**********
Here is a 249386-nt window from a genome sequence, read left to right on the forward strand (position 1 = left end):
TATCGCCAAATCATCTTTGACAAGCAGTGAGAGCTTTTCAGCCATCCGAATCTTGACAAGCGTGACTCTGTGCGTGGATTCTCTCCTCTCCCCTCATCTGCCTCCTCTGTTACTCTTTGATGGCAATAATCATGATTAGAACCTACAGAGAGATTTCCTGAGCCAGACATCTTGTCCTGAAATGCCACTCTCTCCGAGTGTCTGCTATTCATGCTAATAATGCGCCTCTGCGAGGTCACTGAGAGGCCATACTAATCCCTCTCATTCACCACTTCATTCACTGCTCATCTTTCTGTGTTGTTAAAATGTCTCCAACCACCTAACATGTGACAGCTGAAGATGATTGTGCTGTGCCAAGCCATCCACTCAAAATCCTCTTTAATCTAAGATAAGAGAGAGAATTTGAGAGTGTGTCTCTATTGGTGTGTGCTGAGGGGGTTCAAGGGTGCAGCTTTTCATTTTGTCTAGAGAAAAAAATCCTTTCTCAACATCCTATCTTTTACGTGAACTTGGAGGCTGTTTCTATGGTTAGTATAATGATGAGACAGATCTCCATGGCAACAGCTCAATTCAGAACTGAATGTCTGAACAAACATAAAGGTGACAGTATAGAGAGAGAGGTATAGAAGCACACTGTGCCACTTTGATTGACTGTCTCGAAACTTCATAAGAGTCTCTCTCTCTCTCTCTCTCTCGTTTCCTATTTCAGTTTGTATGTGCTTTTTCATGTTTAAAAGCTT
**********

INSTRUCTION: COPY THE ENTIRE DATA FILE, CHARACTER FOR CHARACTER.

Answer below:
Here is a 249386-nt window from a genome sequence, read left to right on the forward strand (position 1 = left end):
TATCGCCAAATCATCTTTGACAAGCAGTGAGAGCTTTTCAGCCATCCGAATCTTGACAAGCGTGACTCTGTGCGTGGATTCTCTCCTCTCCCCTCATCTGCCTCCTCTGTTACTCTTTGATGGCAATAATCATGATTAGAACCTACAGAGAGATTTCCTGAGCCAGACATCTTGTCCTGAAATGCCACTCTCTCCGAGTGTCTGCTATTCATGCTAATAATGCGCCTCTGCGAGGTCACTGAGAGGCCATACTAATCCCTCTCATTCACCACTTCATTCACTGCTCATCTTTCTGTGTTGTTAAAATGTCTCCAACCACCTAACATGTGACAGCTGAAGATGATTGTGCTGTGCCAAGCCATCCACTCAAAATCCTCTTTAATCTAAGATAAGAGAGAGAATTTGAGAGTGTGTCTCTATTGGTGTGTGCTGAGGGGGTTCAAGGGTGCAGCTTTTCATTTTGTCTAGAGAAAAAAATCCTTTCTCAACATCCTATCTTTTACGTGAACTTGGAGGCTGTTTCTATGGTTAGTATAATGATGAGACAGATCTCCATGGCAACAGCTCAATTCAGAACTGAATGTCTGAACAAACATAAAGGTGACAGTATAGAGAGAGAGGTATAGAAGCACACTGTGCCACTTTGATTGACTGTCTCGAAACTTCATAAGAGTCTCTCTCTCTCTCTCTCTCTCGTTTCCTATTTCAGTTTGTATGTGCTTTTTCATGTTTAAAAGCTT